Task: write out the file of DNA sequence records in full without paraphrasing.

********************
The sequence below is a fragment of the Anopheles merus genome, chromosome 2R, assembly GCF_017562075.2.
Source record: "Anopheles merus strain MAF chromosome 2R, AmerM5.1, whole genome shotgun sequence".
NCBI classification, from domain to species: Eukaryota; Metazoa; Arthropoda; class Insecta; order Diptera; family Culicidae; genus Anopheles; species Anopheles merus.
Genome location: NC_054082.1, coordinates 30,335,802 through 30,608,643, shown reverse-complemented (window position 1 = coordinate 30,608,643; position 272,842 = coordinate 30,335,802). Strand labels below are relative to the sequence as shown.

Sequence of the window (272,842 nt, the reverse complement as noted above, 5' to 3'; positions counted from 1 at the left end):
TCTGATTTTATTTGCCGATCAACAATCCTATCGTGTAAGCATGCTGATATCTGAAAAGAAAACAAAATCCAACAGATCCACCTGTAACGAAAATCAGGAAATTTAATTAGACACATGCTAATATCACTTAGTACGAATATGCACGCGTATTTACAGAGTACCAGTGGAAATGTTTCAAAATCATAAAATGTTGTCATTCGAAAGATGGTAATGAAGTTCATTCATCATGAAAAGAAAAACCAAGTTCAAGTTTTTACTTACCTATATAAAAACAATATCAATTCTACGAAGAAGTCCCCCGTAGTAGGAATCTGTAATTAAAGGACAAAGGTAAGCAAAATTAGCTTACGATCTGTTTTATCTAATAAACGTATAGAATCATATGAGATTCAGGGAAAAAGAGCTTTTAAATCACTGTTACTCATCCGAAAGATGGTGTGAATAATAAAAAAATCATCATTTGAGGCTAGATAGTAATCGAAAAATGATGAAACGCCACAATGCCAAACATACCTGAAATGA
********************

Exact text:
The sequence below is a fragment of the Anopheles merus genome, chromosome 2R, assembly GCF_017562075.2.
Source record: "Anopheles merus strain MAF chromosome 2R, AmerM5.1, whole genome shotgun sequence".
NCBI classification, from domain to species: Eukaryota; Metazoa; Arthropoda; class Insecta; order Diptera; family Culicidae; genus Anopheles; species Anopheles merus.
Genome location: NC_054082.1, coordinates 30,335,802 through 30,608,643, shown reverse-complemented (window position 1 = coordinate 30,608,643; position 272,842 = coordinate 30,335,802). Strand labels below are relative to the sequence as shown.

Sequence of the window (272,842 nt, the reverse complement as noted above, 5' to 3'; positions counted from 1 at the left end):
TCTGATTTTATTTGCCGATCAACAATCCTATCGTGTAAGCATGCTGATATCTGAAAAGAAAACAAAATCCAACAGATCCACCTGTAACGAAAATCAGGAAATTTAATTAGACACATGCTAATATCACTTAGTACGAATATGCACGCGTATTTACAGAGTACCAGTGGAAATGTTTCAAAATCATAAAATGTTGTCATTCGAAAGATGGTAATGAAGTTCATTCATCATGAAAAGAAAAACCAAGTTCAAGTTTTTACTTACCTATATAAAAACAATATCAATTCTACGAAGAAGTCCCCCGTAGTAGGAATCTGTAATTAAAGGACAAAGGTAAGCAAAATTAGCTTACGATCTGTTTTATCTAATAAACGTATAGAATCATATGAGATTCAGGGAAAAAGAGCTTTTAAATCACTGTTACTCATCCGAAAGATGGTGTGAATAATAAAAAAATCATCATTTGAGGCTAGATAGTAATCGAAAAATGATGAAACGCCACAATGCCAAACATACCTGAAATGA